Pokemon Go

The purpose of Pokémon Go

This is a preview of an article you can read on our new website dedicated to virtual reality, Versions. /// I remember the first time I saw Abney Park chapel. I was already in a state of wonder, having discovered that behind a busy high street, not 10 minutes from my flat, a vast forested cemetery lay silent—cut through with dappled paths, lined with ancient graves. But on top of that, to discover the chapel with its derelict spire, its empty rose window and sprigs of green that grew between bricks and tiles and stone, was to enter another world…

The Silver Case

The Silver Case HD completes the 17 year localization of an iconic videogame trilogy

Goichi Suda, or Suda 51 as he is often known, can be a hard person to pin down. His work, especially in recent years, has been accepted into videogame culture as “crazy” or “weird,” identified as flippant stories filled with self-referential non-sequiturs and mulched manga plotlines. “Oh it’s just crazy old Suda,” seems to be the standard response to his work, and you can drown in articles that introduce him as “the Tarantino of games.” This is a side effect of his breakthrough game perhaps, the otaku assassin simulator No More Heroes (2007), which cemented him as a master of the…


Proteus: Artifact Edition brings the game’s pastoral landscapes into your home

At first glance, there would seem to be nothing more tangible than a landscape. An arrangement of physical objects, spread out before you, traversable, understandable, concrete in every sense. Yet when you start to think of a specific landscape, things start to cloud. What is a landscape if not the play of light on a hillside, the gathering of clouds on a horizon, the mood of the image as seen through your eyes, in your time, with your colors? All of these things are transient, unfixed, perhaps impossible to repeat. A landscape as a formation might be concrete, but a…

To West

To West explores the inherent slowness of vast landscapes

The power of the engine doesn’t matter—it is the landscape which dictates the speed of a train. Some journeys are staccato and breathless, clusters of urban interest barely spaced, laying down a beat over which the melodies of weather and light might play. Others are long drawn-out sighs, exhales as long as a country, made even slower by the occasional point of basic interest; a tree or ruin. Most waver between the two, playing out the time away from work, life, routine and rote in an almost mischievous way. Once you board a train, you leave your life behind, you…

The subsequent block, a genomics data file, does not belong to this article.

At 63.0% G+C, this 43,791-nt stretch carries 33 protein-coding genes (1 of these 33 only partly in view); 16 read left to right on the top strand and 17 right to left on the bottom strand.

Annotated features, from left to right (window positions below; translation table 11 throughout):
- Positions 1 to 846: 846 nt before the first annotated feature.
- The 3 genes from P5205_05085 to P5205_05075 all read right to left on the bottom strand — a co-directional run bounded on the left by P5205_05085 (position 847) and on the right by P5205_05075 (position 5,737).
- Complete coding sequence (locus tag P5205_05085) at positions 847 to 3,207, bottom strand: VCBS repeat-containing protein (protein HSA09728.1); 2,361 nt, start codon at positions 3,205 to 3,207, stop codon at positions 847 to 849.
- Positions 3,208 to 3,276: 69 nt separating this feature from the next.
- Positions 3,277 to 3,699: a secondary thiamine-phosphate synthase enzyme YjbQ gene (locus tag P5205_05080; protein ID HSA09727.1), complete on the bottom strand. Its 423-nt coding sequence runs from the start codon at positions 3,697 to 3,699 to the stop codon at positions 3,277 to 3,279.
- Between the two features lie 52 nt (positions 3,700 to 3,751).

Mirror's Edge: Catalyst

Mirror’s Edge: Catalyst, a radical city in a failed system

I’ve always been fascinated by the coherence and incoherence of cities. The system and interface of their streets. The network logic of their rooms. In my fifth year in London, buried in basements fashioned to appear as French cafés or Italian bistros, I obsessively traced the shapes of silver ducts and pipes, interwoven along the ceilings as if they were circuit boards. Among the fake leather seating and off-white walls, the large canvas prints of Parisian street scenes and the art-deco light fixtures they stood out as uniquely functional objects, unornamented, hidden in plain sight. I followed them down flights…

No Man's Sky

Watch the man who creates No Man’s Sky’s creature sounds at work

No Man’s Sky feels like the game that keeps on giving. Before even reaching its long-awaited release date it has managed to capture imaginations with both its improbable construction and the mind-bending problem solving of its creators at Hello Games. Perhaps it has been because its talented team, in particular art director Grant Duncan and programmer Innes McKendrick, as well as figurehead Sean Murray, have been so eager to share their solutions with the world in a series of talks that all deal with the same issue: how do you maintain artistic control in a near-infinite game world? First there was…


Scorn slowly reveals its fleshy face with a new trailer

The camera slides over an unknown melding of flesh and bone, something tumorous growing in the edgelight. Towers of meat and sinew stand in a sickly fog, their scale and anatomy twisted beyond recognition. Like the 1979 teaser for Alien, the camera lingers over these textures, as if under such close scrutiny some occult meaning might be revealed. This is the teaser for Scorn, and it sets out a strong vision of fleshy worlds and cadaverous landscapes. Like that infamous Alien trailer, it is a masterpiece of atmosphere, a slow accumulation of tension that creeps under your skin. However, unlike…

Gravity Rush 2

Gravity Rush 2’s city turns the player from tourist to traveler

As a word, tourist is often pejorative. Like jogger is to runner, tourist is to traveler. One implies lazy trend-following and a profoundly uncool lack of self-awareness, the other an adventurous outlook and a sense of dynamic movement. You’ll be as hard-pressed to find a self-professed jogger as you will a tourist: we are all travellers now, or at least we like to think so. When it comes to cities, tourism also brings with it a kind of standardization—think of any city guide or map. Tasked with describing those complex organic machines we call cities, they often fall into gross…

Dishonored 2

Dishonored 2’s main attraction is still its arcane artistry

It was there, in the very first shot of Dishonored 2’s gameplay debut. Shown off by director Harvey Smith at publisher Bethesda’s E3 press conference earlier this week, the game’s first true appearance opened with slatted light falling across an unfinished sculpture, the chisel marks visible in the aging hardwood, depicting some tentacled monstrosity, some creature of the deep. Beside it a painting of a knight or soldier, hunched in the shadow of a tree, atop a huge boulder and surrounded by fireflies, or perhaps hidden, glinting eyes. Both were set in a series of rich apartments, filled with entomology…